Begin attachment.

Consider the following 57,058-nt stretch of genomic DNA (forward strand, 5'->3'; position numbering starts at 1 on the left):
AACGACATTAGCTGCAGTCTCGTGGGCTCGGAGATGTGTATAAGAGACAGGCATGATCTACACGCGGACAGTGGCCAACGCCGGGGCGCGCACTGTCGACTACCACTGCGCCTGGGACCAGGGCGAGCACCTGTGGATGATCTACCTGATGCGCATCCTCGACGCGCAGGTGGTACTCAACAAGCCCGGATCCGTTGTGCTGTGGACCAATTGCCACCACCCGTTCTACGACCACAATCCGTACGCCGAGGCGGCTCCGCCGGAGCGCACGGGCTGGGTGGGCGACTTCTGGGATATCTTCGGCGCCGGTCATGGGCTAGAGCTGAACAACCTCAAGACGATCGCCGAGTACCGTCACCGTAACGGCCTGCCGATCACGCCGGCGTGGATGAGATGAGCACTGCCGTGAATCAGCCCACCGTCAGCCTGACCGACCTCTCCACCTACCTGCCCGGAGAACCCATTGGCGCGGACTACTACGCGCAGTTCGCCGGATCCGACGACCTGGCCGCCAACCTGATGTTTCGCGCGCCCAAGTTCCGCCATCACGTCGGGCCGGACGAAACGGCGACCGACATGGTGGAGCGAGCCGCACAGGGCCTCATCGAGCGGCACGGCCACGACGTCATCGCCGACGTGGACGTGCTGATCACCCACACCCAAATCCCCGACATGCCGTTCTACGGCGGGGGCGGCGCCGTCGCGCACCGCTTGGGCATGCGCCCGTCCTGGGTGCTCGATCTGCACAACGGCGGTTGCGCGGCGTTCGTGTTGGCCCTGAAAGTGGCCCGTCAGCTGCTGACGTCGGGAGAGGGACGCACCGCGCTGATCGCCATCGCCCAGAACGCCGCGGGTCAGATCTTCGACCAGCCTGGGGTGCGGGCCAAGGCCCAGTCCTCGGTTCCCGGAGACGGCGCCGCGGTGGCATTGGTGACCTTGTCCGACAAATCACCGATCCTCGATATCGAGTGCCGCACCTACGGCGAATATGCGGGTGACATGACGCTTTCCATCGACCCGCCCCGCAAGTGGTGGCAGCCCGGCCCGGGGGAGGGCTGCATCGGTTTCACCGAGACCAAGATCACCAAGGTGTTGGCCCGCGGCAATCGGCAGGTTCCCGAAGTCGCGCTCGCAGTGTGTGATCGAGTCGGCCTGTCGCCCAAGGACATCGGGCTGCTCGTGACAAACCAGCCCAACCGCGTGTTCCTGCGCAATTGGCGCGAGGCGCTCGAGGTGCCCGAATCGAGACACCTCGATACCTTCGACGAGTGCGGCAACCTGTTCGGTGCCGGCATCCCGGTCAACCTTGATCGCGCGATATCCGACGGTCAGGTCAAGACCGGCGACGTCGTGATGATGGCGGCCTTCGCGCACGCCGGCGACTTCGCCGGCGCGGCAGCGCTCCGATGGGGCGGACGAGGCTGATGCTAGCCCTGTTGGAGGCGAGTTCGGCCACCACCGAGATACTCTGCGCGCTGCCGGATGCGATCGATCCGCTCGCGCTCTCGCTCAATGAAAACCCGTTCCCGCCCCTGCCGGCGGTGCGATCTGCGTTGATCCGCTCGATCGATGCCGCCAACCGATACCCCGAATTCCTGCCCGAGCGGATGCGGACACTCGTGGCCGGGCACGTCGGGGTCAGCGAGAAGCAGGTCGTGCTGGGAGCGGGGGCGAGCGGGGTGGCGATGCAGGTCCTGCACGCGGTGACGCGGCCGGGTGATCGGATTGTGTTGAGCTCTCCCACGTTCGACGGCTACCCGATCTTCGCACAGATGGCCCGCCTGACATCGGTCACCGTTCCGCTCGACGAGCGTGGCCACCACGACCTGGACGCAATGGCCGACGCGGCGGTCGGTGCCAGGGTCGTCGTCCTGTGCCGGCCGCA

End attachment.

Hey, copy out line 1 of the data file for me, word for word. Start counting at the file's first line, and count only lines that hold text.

Consider the following 57,058-nt stretch of genomic DNA (forward strand, 5'->3'; position numbering starts at 1 on the left):